Every year, there are WR prospects who surprise, out-perform their draft capital, and emerge from the ranks as the group’s biggest stars. Does SMU WR Rashee Rice have the potential to be the 2023 NFL Draft class’ unheralded gem two years down the line? Let’s take a closer look at the tape.
Rashee Rice NFL Draft Profile
- Position: Wide Receiver
- School: SMU
- Current Year: Senior
- Height/Weight: 6’1″, 204 pounds
- Length: 32 3/4″
- Hand: 9 1/2″
No one’s giving SMU the “WRU” crown, but you can’t deny the talent the team has produced over the years. From accomplished, prestigious veterans like Emmanuel Sanders and Courtland Sutton, to up-and-coming catalysts like 49ers 2022 third-round pick Danny Gray, the Mustangs are one of the nation’s most underrated WR factories. And their best product yet might be hitting the shelves.
Rice was brought up as part of a venerable trio that included Gray and Reggie Roberson Jr. He was only a three-star recruit in 2019, but Rice came along quickly once he joined the Mustangs. He caught 25 passes for 403 yards and a touchdown as a true freshman, then emerged as a legitimate playmaker in 2020, with 48 catches for 683 yards and five scores.
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2021 saw another uptick in production for Rice, who amassed 64 catches for 670 yards and nine TDs alongside Gray. But once Gray departed in the 2022 NFL Draft, Rice was freed up to become the premier weapon in SMU’s attack. And that’s exactly what he did across the 2022 campaign.
Despite earning extra attention as the Mustangs’ primary weapon in 2022, Rice still dominated the stat sheet, putting up 96 catches for 1,355 yards and 10 touchdowns across 12 games, all while dealing with a lingering foot injury.
A first-team All-AAC honoree alongside fellow 2023 NFL Draft WR prospect Tank Dell, Rice leveraged his season into a draft declaration, a Senior Bowl showing, and an NFL Combine invite. Now, he’s on the doorstep of the draft, and he could field early-round capital.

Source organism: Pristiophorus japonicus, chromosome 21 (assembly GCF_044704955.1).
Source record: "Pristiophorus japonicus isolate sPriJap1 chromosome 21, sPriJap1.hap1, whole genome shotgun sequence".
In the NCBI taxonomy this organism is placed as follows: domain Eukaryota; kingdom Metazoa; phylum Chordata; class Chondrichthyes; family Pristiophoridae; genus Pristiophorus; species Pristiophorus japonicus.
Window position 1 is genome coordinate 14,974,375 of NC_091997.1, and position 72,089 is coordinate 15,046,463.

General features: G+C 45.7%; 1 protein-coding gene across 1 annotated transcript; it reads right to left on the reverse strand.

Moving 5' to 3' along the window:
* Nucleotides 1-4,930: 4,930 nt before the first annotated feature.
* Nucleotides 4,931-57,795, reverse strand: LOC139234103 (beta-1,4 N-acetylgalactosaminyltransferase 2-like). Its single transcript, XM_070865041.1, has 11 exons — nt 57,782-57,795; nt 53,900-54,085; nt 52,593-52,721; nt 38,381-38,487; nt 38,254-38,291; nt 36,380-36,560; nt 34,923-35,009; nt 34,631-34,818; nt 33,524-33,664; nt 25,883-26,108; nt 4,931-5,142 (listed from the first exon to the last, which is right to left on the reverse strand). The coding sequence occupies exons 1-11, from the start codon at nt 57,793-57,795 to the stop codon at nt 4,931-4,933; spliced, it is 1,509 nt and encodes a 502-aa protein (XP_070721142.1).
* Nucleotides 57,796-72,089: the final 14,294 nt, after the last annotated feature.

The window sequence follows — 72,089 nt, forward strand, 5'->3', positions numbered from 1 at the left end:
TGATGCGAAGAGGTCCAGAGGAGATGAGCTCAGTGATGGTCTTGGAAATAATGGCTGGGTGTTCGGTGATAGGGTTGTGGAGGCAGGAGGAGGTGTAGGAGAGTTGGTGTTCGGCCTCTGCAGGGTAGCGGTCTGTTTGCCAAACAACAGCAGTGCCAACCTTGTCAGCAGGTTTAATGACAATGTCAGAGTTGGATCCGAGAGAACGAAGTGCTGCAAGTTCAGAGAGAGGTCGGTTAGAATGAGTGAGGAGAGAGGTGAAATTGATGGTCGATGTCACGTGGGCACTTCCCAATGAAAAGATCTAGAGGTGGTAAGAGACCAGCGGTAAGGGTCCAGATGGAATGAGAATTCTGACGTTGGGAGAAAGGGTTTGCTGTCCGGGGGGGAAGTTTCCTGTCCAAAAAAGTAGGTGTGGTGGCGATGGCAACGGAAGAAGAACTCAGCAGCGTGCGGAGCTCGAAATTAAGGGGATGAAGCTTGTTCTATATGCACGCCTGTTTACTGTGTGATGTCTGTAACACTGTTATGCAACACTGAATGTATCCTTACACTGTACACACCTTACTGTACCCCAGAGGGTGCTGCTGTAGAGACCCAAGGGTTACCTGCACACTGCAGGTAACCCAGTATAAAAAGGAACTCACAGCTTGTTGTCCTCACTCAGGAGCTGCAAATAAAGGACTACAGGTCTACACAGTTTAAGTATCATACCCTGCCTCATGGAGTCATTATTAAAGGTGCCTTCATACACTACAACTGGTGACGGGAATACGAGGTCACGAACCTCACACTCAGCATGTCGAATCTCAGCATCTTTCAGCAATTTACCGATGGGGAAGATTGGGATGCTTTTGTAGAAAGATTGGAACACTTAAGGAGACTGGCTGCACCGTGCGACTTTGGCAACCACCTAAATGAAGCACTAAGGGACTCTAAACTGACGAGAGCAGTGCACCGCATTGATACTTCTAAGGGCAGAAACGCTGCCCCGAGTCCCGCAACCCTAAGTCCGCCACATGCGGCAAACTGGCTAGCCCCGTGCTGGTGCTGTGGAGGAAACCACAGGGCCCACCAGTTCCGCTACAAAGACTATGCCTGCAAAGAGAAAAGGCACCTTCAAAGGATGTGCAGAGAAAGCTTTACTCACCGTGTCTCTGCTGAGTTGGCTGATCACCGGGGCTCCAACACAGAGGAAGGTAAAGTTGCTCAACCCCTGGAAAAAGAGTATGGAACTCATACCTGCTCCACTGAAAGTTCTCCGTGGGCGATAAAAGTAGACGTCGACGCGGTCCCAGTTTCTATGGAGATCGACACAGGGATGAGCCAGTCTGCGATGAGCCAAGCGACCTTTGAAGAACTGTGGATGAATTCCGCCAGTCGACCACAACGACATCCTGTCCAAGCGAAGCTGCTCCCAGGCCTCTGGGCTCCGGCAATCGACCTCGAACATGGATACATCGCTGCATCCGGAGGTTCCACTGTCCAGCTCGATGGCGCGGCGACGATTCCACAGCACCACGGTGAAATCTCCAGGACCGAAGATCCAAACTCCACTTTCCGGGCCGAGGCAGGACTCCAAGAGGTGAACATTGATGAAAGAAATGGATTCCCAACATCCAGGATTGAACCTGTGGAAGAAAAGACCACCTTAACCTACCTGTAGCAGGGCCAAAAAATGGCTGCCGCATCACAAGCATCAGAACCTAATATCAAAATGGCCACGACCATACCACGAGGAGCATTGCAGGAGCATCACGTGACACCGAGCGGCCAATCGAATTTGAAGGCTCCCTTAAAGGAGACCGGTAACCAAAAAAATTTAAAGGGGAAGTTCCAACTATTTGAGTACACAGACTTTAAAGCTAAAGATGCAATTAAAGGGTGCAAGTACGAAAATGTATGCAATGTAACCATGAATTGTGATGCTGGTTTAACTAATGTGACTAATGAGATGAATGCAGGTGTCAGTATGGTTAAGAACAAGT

Rashee Rice Scouting Report
In what’s viewed as a relatively wide-open WR class, where does Rice rank, and can he be one of the group’s biggest gems? To get our answer, let’s take a closer look at the traits.
At 6’1″, 204 pounds, Rice has a dense, compact frame with excellent proportional length. With his frame density, reach, and overall athleticism, he can be a very valuable multi-phase threat.
Rice is an explosive athlete who accelerates incredibly quickly in open space. He’s shown to use curvilinear acceleration to efficiently gain speed on rounded breaks, and he also has the necessary long-track explosiveness to overtake and stack DBs in off-man coverage.
At the 2023 NFL Combine, Rice put up some of the best explosiveness numbers among WR prospects. His 41″ vertical and 10’8″ broad jump were both near the top of his position group, as was his blazing 1.49 10-yard split at 204 pounds.
Rice is explosive, and when he attacks upfield, he’s a long-strider with dangerous vertical speed. As his 4.51 40-yard dash exemplifies, his long speed isn’t quite elite, but he has enough juice to stack defenders and create space.
There’s a definite speed element to Rice’s game, both with his long strides and quick acceleration. But the SMU WR is also a very inspiring lateral athlete, with a heightened degree of twitch and foot speed at the line. He can use that twitch to generate displacement against defenders.
Rice is an amped-up short-area athlete who quickly chops his feet and redistributes his weight heading upfield. Similarly, Rice is extremely fleet-footed and twitchy in space, with an urgent tempo as a short-area mover.
Rice’s brand of athleticism translates well in multiple phases, but his creative capacity as a run-after-catch threat is especially appealing. He can make defenders miss with brisk jump cuts after the catch, then instantly accelerate forward. Moreover, he can destroy tackling angles with successive cuts and bursts of acceleration.
It’s easy to sell onlookers on Rice’s brand of athleticism, but his best trait is undoubtedly his elite catching instincts. Rice has a tremendous sense of timing and coordination at the catch point. He can effortlessly elevate and contort to guide the ball into his frame.
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He brings absurd body control and flexibility as a contested-catch artist and can work through contact to make gravity-defying catches. In that vein, Rice has incredible focus and control, even in contested situations, and can convert with defenders inside his frame.
Expanding on Rice’s instincts, the SMU WR is able to use his length to extend beyond his frame and high-point passes with authority. However, he’s not hasty or overaggressive. Rice has the instincts and patience to hold off on elevating for throws until the last possible second to avoid drawing opponents to the ball.